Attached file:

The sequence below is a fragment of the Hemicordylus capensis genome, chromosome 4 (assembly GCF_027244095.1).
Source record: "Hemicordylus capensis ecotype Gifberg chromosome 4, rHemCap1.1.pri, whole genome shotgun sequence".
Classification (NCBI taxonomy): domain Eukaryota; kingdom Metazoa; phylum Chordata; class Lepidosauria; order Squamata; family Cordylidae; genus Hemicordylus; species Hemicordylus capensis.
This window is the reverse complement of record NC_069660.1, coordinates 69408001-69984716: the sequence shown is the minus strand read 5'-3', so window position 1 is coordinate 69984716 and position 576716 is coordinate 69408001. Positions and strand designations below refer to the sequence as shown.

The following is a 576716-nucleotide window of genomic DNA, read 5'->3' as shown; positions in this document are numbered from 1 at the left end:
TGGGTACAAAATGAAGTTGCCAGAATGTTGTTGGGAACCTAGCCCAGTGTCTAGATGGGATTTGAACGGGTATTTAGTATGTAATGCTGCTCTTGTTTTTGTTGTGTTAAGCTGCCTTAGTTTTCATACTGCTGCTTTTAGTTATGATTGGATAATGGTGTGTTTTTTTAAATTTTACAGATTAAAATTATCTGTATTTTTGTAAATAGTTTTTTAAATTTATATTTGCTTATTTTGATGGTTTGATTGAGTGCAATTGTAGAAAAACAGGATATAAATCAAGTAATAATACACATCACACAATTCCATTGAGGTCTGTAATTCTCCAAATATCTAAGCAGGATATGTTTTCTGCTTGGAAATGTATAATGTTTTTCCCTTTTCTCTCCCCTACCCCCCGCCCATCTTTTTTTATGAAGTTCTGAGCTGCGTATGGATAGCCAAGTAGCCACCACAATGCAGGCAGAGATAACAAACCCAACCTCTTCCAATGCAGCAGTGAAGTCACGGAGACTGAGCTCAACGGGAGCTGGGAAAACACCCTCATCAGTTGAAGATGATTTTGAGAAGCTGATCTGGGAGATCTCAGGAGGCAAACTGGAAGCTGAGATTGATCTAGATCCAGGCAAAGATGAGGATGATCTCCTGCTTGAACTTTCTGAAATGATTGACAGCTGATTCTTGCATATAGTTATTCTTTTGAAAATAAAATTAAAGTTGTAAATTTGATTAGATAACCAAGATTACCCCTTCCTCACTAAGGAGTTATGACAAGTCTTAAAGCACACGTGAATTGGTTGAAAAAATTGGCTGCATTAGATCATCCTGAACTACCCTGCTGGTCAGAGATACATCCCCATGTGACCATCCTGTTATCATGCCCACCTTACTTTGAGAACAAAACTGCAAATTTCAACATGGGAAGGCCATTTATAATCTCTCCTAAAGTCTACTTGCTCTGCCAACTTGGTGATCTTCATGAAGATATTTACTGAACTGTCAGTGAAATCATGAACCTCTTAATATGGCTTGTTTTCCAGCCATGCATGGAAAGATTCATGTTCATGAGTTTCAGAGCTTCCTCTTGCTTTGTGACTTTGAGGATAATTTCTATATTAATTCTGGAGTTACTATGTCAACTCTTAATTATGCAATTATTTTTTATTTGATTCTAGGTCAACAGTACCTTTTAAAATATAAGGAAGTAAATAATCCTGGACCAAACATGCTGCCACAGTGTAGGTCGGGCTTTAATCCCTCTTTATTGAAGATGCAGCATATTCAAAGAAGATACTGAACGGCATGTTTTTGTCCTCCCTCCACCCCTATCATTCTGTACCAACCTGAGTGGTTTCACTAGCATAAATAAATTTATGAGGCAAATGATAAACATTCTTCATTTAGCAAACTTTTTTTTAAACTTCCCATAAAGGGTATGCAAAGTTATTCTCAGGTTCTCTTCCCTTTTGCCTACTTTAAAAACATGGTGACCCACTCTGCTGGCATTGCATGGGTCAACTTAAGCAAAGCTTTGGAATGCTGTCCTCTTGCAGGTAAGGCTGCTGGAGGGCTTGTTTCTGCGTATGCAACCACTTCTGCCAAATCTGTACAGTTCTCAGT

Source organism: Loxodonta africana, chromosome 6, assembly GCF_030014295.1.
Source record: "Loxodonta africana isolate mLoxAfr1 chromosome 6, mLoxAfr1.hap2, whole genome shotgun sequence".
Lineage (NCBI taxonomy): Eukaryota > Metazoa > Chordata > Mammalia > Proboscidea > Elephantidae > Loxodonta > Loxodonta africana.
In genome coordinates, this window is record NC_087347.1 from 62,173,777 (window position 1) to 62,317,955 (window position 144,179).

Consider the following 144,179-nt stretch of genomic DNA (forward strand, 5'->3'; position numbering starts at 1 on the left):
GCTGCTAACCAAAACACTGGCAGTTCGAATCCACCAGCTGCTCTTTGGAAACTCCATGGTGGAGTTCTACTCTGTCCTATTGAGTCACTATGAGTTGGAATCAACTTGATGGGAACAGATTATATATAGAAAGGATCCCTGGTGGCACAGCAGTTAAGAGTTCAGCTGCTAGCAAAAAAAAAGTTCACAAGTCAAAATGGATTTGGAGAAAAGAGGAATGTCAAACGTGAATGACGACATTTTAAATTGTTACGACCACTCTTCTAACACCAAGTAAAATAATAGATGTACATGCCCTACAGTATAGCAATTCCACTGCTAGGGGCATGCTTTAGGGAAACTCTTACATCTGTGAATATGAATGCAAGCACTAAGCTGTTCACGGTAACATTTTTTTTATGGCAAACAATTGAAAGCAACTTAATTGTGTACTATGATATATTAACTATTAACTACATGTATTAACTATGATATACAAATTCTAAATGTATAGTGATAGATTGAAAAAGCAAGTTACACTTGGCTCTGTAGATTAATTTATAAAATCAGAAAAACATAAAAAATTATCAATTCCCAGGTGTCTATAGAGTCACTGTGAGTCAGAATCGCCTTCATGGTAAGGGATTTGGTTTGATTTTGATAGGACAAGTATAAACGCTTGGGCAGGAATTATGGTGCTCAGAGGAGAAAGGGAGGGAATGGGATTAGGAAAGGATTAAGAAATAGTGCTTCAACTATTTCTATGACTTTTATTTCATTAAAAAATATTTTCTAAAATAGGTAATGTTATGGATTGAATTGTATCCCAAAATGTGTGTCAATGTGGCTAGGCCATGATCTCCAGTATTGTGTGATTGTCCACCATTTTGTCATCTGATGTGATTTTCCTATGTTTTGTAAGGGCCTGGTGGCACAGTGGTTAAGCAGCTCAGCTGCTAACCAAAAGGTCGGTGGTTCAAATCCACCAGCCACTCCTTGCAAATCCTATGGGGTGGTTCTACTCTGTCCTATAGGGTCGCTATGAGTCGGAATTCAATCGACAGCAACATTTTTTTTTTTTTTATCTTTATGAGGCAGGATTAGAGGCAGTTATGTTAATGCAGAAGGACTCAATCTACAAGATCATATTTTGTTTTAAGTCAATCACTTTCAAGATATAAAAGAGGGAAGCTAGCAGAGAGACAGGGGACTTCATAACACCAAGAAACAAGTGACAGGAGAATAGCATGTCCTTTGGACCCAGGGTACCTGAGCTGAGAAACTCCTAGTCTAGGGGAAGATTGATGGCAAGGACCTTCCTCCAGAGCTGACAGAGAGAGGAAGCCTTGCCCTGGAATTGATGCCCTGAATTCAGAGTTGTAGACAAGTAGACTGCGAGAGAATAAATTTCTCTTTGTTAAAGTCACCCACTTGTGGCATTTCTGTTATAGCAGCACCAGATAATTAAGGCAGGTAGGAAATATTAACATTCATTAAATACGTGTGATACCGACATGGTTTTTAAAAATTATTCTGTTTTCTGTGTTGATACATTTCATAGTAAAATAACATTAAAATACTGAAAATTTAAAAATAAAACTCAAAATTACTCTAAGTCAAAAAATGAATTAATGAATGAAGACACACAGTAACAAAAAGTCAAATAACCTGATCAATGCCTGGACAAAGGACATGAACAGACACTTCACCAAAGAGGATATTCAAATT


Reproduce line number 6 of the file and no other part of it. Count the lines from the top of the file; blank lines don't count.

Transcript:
TGGGTACAAAATGAAGTTGCCAGAATGTTGTTGGGAACCTAGCCCAGTGTCTAGATGGGATTTGAACGGGTATTTAGTATGTAATGCTGCTCTTGTTTTTGTTGTGTTAAGCTGCCTTAGTTTTCATACTGCTGCTTTTAGTTATGATTGGATAATGGTGTGTTTTTTTAAATTTTACAGATTAAAATTATCTGTATTTTTGTAAATAGTTTTTTAAATTTATATTTGCTTATTTTGATGGTTTGATTGAGTGCAATTGTAGAAAAACAGGATATAAATCAAGTAATAATACACATCACACAATTCCATTGAGGTCTGTAATTCTCCAAATATCTAAGCAGGATATGTTTTCTGCTTGGAAATGTATAATGTTTTTCCCTTTTCTCTCCCCTACCCCCCGCCCATCTTTTTTTATGAAGTTCTGAGCTGCGTATGGATAGCCAAGTAGCCACCACAATGCAGGCAGAGATAACAAACCCAACCTCTTCCAATGCAGCAGTGAAGTCACGGAGACTGAGCTCAACGGGAGCTGGGAAAACACCCTCATCAGTTGAAGATGATTTTGAGAAGCTGATCTGGGAGATCTCAGGAGGCAAACTGGAAGCTGAGATTGATCTAGATCCAGGCAAAGATGAGGATGATCTCCTGCTTGAACTTTCTGAAATGATTGACAGCTGATTCTTGCATATAGTTATTCTTTTGAAAATAAAATTAAAGTTGTAAATTTGATTAGATAACCAAGATTACCCCTTCCTCACTAAGGAGTTATGACAAGTCTTAAAGCACACGTGAATTGGTTGAAAAAATTGGCTGCATTAGATCATCCTGAACTACCCTGCTGGTCAGAGATACATCCCCATGTGACCATCCTGTTATCATGCCCACCTTACTTTGAGAACAAAACTGCAAATTTCAACATGGGAAGGCCATTTATAATCTCTCCTAAAGTCTACTTGCTCTGCCAACTTGGTGATCTTCATGAAGATATTTACTGAACTGTCAGTGAAATCATGAACCTCTTAATATGGCTTGTTTTCCAGCCATGCATGGAAAGATTCATGTTCATGAGTTTCAGAGCTTCCTCTTGCTTTGTGACTTTGAGGATAATTTCTATATTAATTCTGGAGTTACTATGTCAACTCTTAATTATGCAATTATTTTTTATTTGATTCTAGGTCAACAGTACCTTTTAAAATATAAGGAAGTAAATAATCCTGGACCAAACATGCTGCCACAGTGTAGGTCGGGCTTTAATCCCTCTTTATTGAAGATGCAGCATATTCAAAGAAGATACTGAACGGCATGTTTTTGTCCTCCCTCCACCCCTATCATTCTGTACCAACCTGAGTGGTTTCACTAGCATAAATAAATTTATGAGGCAAATGATAAACATTCTTCATTTAGCAAACTTTTTTTTAAACTTCCCATAAAGGGTATGCAAAGTTATTCTCAGGTTCTCTTCCCTTTTGCCTACTTTAAAAACATGGTGACCCACTCTGCTGGCATTGCATGGGTCAACTTAAGCAAAGCTTTGGAATGCTGTCCTCTTGCAGGTAAGGCTGCTGGAGGGCTTGTTTCTGCGTATGCAACCACTTCTGCCAAATCTGTACAGTTCTCAGT